Sennheiser Wireless Microphones Used at Grammy Awards

Many of the best known acts at the 59th Grammy Awards used Sennheiser’s flagship Digital 9000 wireless microphone technology during the awards broadcast.

Sennheiser’s Digital 9000 system, featuring the SKM 9000 transmitter and MD 9235 microphone capsule combination, were in use at the awards ceremony. The Digital 9000 system uses uncompressed HD audio technology.

One of the artists at the Grammys to use the Sennheiser system was Bruno Mars.

“In a situation like the Grammy Awards, you have a very limited amount of time to dial in your settings,” said Chris Rabold, front-of-house mixer for Mars. “What’s great about Sennheiser and the Digital 9000 is that your sound is essentially there as soon as you turn the system on.”

For Ramon Morales, monitor engineer for Mars, consistency is paramount. “The biggest concern with any wireless technology is always reliability and Sennheiser has always given us that,” Morales said. “The Digital 9000 is even more robust than our previous Sennheiser system, and it sounds even better, too.”

Ramon Morales and Chris Rabold.

Ramon Morales and Chris Rabold.

Rabold and Morales both cited the dynamic nature of Mars’s vocals as their biggest challenge in capturing his performances. “He can vary anywhere from a whisper to a yell, sometimes singing far from the mic, sometimes right on it, and other times cupping it,” Rabold said. “The Digital 9000 helped the team capture every bit of the performance cleanly, whatever the input level.”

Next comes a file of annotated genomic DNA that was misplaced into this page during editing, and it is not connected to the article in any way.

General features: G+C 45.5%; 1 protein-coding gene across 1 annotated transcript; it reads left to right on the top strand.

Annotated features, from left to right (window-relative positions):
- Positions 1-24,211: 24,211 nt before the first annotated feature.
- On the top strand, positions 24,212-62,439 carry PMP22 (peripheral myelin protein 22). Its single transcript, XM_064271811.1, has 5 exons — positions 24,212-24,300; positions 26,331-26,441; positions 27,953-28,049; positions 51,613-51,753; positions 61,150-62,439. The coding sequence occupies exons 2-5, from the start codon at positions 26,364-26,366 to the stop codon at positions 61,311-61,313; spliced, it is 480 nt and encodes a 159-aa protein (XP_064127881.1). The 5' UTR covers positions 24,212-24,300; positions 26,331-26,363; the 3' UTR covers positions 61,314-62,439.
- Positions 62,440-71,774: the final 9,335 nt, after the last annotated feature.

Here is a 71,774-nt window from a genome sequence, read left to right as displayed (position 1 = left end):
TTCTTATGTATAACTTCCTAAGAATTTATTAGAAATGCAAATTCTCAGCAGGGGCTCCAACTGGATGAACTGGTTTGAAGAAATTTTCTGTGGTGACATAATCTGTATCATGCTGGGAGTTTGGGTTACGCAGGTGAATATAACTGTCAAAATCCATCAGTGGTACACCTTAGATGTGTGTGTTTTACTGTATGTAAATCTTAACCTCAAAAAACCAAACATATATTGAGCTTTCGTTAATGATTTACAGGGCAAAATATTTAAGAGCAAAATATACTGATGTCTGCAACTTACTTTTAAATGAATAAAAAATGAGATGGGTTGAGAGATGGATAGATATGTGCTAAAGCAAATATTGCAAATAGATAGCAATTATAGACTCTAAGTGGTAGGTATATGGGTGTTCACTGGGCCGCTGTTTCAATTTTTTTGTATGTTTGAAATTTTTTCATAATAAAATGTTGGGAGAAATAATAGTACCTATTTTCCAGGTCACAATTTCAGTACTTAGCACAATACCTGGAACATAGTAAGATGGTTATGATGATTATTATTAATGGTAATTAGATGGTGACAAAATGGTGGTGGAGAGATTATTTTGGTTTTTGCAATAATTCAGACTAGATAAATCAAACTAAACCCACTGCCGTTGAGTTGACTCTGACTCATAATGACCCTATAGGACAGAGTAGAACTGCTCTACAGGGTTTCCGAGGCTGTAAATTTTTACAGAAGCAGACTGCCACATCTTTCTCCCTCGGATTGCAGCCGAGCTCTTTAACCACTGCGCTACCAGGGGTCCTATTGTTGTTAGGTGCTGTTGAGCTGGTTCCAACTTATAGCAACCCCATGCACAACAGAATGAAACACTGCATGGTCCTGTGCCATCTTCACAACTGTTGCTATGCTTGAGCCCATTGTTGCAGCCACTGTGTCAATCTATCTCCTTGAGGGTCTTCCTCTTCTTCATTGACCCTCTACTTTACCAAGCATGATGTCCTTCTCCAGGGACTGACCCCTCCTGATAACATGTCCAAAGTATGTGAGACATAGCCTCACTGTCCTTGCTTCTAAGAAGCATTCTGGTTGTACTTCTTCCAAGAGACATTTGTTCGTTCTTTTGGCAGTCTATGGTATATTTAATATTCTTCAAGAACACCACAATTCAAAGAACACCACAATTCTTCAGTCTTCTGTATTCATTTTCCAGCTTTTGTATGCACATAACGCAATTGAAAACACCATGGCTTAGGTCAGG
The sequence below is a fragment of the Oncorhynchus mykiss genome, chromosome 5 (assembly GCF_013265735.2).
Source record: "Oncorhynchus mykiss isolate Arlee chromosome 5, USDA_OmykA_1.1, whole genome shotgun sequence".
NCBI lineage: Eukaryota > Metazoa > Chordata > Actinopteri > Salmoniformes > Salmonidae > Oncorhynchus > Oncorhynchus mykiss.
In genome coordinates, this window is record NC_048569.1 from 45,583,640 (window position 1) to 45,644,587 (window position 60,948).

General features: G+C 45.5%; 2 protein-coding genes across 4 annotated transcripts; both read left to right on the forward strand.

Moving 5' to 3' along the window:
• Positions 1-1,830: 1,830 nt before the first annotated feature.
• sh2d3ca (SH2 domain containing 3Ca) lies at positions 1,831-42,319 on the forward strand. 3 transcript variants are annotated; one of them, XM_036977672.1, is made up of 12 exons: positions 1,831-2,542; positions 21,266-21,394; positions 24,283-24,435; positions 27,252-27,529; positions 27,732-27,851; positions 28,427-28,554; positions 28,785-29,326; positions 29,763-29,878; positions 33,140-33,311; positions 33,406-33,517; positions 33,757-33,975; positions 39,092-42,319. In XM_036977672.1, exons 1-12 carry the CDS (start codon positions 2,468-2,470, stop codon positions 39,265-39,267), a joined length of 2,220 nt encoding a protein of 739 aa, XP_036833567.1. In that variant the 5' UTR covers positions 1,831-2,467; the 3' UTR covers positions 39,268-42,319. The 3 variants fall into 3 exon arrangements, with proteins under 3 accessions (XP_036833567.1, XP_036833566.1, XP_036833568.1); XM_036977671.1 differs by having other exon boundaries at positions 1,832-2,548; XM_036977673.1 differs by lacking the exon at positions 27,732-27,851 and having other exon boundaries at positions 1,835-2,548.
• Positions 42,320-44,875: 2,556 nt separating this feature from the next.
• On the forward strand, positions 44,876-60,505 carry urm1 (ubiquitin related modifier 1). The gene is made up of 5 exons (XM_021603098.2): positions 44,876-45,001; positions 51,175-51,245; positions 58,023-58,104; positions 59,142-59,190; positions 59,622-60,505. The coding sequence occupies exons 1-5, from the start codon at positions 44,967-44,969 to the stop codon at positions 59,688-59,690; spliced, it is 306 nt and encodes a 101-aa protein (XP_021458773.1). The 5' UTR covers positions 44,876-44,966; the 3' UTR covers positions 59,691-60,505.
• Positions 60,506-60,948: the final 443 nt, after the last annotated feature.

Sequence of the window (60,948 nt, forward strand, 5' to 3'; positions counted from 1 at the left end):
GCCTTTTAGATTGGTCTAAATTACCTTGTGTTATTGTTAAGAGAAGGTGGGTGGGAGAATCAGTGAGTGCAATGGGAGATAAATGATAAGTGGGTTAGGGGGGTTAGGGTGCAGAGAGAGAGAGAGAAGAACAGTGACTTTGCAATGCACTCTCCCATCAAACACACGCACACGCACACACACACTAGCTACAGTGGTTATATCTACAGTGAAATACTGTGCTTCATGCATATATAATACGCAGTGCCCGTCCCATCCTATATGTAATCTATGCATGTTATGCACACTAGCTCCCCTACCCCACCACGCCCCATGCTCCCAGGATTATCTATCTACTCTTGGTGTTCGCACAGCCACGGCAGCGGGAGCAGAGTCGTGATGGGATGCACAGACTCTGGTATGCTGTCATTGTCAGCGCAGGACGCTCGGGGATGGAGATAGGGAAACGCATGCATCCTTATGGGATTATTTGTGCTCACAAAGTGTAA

Part of the success in preserving these details is due to the power of the SKM 9000 transmitter paired with the MD 9235 capsule. “We have experimented with many capsules over the years on his voice, but always kept coming back to the MD 5235, which has been his staple for many years,” Rabold said. “Now the MD 9235 captures everything we love about the sound of the MD 5235 while taking the detail even further.

“One thing I love about the Digital 9000 is that regardless of how much level you push into those mics, there are no wireless artifacts in the signal,” Rabold said. “Compared to other wireless systems, which often have a certain crunch to them when pushed hard, the Digital 9000 maintains an extremely natural sound at any level. The result is a much smoother top end, which in turn makes the low-mids in the vocal sound thicker.”

Switching to the Digital 9000’s HD mode meant no audio data reduction, according to Morales. “Using the HD mode really made a difference,” he said. “It just opens up the microphones in a way that makes it really easy to place them in the in-ear mixes.”

Let us know what you think…

Log-in or Register for free to post comments…

You might also like...

Essential Guide:  IP - The Final Frontier

Today’s broadcast engineers face a unique challenge, one that is likely unfamiliar to these professionals. The challenge is to design, build and operate IP-centric solutions for video and audio content.

Essential Guide: Live IP Delivery

Broadcasting used to be simple. It required one TV station sending one signal to multiple viewers. Everyone received the same imagery at the same time. That was easy.

The Migration to IP: The Revolution Continues

Are you an IT engineer having trouble figuring out why the phones, computers and printer systems work but the networked video doesn’t? Or maybe you have 10-15 years of experience with video production equipment but really don’t understand why…

Essential Guide: Reality of IP

As broadcasters migrate to IP, the spotlight is focusing more and more on IT infrastructure. Quietly in the background, IT has been making unprecedented progress in infrastructure design to deliver low latency high-speed networks, and new highly adaptable business models,…

The Far-Reaching Benefits of IP-based Audio Stageboxes

Networked modular audio stageboxes have been around for a while and were hailed as a convenient alternative to clunky snakes and the huge patch bays that came with them. Unlike analog stage- and wallboxes, which usually only transmit signals to…